Reasons to be Happy promises to be great. Neil LaBute’s followup to 2008’s Reason to be Pretty revisits the same four haplessly likeable characters who populated that excoriating look at relationships and the body beautiful. Now, we’re at home with the same people a few years later and the subject is even more juicy: the very nature of happiness itself. Even the show’s programme is packed with interesting stuff about the impossibility of real social mobility and the resulting happiness-crushing identity crisis.
Designer Soutra Gilmour’s set is a shipping container. It’s a good symbol: it suggests work and druggery, confinement and departure. It’s looks so enticing but, then, there’s the blaring power-rock. Big, leather trouser-wearing, cock-waving raaawwwwk that pounds the audience’s ears, and continues to do so at every scene change. I get we’re in the Midwest where people still wear scrunchies (as does one of the characters) in their permed hair but, really, it’s got to be 2012 by now. Why are we listening to this?
The misstep would be more than forgivable if it wasn’t such a useful illustration of everything that’s disappointing about Reasons to be Happy. What could, or should, be an excavation of self-identity and the (im)possibility of change delivers little more than an unreconstructed romcom with out-of-date sexual politics. It’s just a bit stale.
In Reason to be Pretty, two couples, Greg (Tom Burke) and Steph (Lauren O’Neill), and Kent (Warren brown) and Carly (Robyn Addison), breakup. While that play lingers on nice and bookish but inert Greg, each character’s emotional life is examined and, if my memory serves me rightly, Steph and Carly get a chance to explore their own thoughts and feelings.
Not here. After a kind-of pleasing and familiarising parking lot slanging match between Greg and Steph, Reasons to be Happy descends into a love triangle revolving around the sort-of charming Greg. He’s now a supply teacher with an English degree, which, in this world, makes him irresistible to his married former girlfriend Steph and his brutish best mate’s superiorly attractive ex-wife Carly.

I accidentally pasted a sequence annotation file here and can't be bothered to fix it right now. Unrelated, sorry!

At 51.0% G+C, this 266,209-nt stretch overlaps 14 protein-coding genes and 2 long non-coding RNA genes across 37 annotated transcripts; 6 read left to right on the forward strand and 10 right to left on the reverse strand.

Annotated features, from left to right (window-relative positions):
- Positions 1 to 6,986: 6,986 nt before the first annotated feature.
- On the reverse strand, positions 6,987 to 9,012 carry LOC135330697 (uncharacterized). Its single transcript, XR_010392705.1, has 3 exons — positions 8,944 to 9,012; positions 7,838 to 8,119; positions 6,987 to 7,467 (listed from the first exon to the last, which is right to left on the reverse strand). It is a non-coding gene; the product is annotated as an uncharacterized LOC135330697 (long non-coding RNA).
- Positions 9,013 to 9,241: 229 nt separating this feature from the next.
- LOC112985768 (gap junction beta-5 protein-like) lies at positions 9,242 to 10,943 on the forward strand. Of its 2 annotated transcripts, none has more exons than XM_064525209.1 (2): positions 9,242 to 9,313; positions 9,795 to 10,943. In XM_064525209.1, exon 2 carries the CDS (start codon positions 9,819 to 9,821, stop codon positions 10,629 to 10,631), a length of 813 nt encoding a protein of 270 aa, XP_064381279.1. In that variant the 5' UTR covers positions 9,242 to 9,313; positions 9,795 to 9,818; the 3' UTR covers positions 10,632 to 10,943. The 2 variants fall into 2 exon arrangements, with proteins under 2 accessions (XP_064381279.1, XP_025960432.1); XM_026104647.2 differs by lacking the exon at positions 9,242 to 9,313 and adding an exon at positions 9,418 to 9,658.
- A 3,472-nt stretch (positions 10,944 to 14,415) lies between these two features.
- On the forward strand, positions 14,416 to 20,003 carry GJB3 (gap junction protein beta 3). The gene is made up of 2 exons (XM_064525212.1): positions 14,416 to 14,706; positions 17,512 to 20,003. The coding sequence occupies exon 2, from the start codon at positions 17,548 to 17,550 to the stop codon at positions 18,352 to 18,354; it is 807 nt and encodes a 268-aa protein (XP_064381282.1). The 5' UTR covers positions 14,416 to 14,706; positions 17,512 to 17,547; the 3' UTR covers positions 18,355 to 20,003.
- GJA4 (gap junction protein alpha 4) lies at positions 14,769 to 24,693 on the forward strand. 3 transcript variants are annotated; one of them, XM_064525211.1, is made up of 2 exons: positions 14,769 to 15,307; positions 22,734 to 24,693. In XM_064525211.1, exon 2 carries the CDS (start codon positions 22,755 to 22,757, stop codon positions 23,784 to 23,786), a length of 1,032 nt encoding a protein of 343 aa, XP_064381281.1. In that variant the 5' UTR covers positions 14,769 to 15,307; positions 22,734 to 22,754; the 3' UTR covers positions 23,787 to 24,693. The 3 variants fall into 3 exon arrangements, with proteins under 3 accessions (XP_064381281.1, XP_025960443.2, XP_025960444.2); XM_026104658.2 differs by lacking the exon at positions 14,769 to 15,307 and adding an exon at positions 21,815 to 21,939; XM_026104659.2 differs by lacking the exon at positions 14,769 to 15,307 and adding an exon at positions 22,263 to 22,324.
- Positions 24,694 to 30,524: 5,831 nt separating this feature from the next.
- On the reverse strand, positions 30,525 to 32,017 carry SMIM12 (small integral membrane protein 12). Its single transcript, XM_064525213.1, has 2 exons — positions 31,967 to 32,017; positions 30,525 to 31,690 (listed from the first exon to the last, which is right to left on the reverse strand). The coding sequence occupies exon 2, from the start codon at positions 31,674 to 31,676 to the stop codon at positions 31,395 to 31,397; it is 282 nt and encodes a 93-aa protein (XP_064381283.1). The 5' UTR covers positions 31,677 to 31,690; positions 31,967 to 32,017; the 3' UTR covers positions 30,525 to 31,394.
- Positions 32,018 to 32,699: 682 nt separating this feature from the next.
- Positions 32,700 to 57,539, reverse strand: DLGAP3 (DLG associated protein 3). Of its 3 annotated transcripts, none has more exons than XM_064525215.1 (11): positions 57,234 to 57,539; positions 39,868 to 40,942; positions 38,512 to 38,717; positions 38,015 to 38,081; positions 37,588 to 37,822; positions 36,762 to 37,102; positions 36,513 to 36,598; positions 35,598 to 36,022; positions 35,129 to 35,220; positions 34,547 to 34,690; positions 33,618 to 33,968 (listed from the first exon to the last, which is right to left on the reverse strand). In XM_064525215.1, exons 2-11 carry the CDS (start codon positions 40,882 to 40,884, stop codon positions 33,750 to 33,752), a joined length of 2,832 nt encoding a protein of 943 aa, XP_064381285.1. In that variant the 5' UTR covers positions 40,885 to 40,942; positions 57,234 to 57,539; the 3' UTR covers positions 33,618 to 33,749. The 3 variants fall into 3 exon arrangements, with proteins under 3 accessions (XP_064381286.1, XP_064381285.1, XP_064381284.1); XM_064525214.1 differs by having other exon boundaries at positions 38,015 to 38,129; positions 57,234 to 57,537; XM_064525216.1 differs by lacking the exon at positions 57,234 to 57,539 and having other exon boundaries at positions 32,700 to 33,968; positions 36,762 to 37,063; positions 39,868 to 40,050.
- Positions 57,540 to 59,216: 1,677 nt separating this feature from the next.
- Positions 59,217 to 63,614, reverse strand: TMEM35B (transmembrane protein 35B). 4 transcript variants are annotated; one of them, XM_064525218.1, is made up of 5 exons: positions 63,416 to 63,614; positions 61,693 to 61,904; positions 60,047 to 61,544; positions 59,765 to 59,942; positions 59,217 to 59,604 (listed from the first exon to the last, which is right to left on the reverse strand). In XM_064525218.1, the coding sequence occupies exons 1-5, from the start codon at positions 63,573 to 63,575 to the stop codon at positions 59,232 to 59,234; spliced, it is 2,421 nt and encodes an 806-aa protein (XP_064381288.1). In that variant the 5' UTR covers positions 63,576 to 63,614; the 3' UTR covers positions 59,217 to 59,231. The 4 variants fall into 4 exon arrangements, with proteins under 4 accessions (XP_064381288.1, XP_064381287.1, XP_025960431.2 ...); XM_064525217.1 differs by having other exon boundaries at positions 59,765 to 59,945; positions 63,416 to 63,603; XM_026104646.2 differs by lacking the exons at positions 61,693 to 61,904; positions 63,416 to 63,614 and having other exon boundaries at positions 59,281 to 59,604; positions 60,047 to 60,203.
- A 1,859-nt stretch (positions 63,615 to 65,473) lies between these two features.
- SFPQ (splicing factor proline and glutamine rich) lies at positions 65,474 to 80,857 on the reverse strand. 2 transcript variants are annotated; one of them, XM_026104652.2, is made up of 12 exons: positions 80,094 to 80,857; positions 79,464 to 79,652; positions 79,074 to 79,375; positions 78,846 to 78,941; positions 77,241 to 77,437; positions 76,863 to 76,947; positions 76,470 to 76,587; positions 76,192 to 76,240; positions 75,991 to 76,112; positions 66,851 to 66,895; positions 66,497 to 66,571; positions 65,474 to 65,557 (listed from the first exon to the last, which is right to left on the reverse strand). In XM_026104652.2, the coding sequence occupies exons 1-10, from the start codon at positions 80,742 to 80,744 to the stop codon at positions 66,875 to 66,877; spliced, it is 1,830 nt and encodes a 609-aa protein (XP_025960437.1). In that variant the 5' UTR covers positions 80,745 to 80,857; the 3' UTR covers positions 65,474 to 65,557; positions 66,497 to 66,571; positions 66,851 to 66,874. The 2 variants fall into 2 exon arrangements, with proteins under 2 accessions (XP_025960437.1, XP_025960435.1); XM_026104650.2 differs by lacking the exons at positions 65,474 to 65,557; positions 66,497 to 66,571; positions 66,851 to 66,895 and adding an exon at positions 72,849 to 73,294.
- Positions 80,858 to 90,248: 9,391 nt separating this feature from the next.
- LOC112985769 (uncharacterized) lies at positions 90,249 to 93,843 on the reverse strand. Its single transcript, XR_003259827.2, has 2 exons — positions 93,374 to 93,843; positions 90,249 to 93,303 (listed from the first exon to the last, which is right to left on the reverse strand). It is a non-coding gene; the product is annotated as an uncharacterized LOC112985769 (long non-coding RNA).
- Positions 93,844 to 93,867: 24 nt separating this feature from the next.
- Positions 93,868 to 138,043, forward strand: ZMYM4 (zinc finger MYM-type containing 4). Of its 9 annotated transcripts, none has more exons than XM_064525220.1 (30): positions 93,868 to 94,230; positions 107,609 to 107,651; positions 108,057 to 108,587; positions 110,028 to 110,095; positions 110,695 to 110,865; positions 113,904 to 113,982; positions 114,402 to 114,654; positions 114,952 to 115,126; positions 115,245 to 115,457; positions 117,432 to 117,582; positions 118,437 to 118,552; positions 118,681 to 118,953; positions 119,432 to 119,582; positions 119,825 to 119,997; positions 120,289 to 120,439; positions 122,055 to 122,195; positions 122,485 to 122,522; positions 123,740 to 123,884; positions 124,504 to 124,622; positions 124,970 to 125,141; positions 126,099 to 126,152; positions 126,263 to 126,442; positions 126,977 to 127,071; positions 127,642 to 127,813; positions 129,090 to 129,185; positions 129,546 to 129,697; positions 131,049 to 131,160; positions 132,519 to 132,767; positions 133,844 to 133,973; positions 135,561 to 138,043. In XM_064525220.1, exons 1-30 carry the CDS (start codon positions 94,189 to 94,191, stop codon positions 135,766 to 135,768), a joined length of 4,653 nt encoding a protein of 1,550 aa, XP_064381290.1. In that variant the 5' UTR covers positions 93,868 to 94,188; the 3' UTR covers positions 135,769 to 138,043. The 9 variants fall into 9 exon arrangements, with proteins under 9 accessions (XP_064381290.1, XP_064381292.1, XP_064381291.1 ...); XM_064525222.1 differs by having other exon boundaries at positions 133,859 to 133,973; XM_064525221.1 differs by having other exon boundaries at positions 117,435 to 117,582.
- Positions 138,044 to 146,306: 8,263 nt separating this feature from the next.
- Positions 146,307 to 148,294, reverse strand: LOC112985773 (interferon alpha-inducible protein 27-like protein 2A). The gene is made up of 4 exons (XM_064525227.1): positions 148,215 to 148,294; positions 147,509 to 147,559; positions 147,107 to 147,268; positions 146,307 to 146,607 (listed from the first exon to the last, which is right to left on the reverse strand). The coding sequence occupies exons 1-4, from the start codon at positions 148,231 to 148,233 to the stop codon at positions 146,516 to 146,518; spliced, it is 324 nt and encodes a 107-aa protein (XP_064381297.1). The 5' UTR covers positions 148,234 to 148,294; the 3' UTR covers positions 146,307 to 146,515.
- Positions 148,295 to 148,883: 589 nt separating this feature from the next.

The plot plods around Greg’s faltering escape from his small town existence because, we’re supposed to believe, while he finds it easy enough to escape into a good book, he still seems to have trouble doing much in the real-world (apart from getting a degree and job, which is pretty big in my world and, I suspect, the Midwest) like ditch this old mates.
Indeed, the idealistic bookworm – who keeps on making ‘intellectual’ quips even though he knows they won’t be understood – haplessly drifts into two ‘traps’: Carly is up the duff, while Steph has jumped the gun and left her husband for him. Steph only wants Greg, Carly just wants to be wanted. One swears and screams a lot, the other one is the pretty one. Cumulatively they say little of any consequence other than than things that give-Greg-a-headache.
Greg wants the whole world but he also wants to be a good guy so, inevitability, what we have is a tale of exclusively male agency: what will Greg do? Can he escape the clutches of these shallow women and their small-town mentality and conquer the world? Which, along with the power-rock and uber-Bechdel-test failing, leads to the main problem: the equivocation of education with intelligence, and book learning with an emotional life.
When Kent calls Greg to a ball game to talk about boy stuff, the flimsy and contrived plot threatens to get some wind in its sails and hit it head on. Kent asks Greg if books have made him a happier, better person. Maybe he should just do something instead? It’s teetering on the brink of something good. But director Michael Attenborough can’t seem to get the thing to launch, possibly because Kent’s just been arrested for beating someone to a pulp in a jealous rage and, it turns out, Greg’s been hatching an escape to New York all along, where he plans to be actually happier. Even Attenborough’s solid, experienced direction of LaBute’s work can’t help this play wade through its quagmire of plot holes.
It’s not all bad. There are few laughs. Lauren O’Neill and Robyn Addison do a decent job of breathing something real into their frustrating characters, even when they take being tandem-dumped a bit too well. Tom Burke inhabits Greg completely and with the kind of self-effacing charm that almost makes the scenario plausible. It’s a solid cast, even when the deliberately constrained space of the workplace-cum-shipping container leaves them gasping for air to breathe into the thing, and they’re left with endless comings and goings as a substitute for action.
It’s more frustrating than disappointing when, at the end, a hint of what could be flashes before you as Steph fleetingly dreams a bit bigger – she could go to New York. Now there’s a play I’d be happy to watch.
Reasons to be Happy is on until 23rd April 2016. Click here for tickets.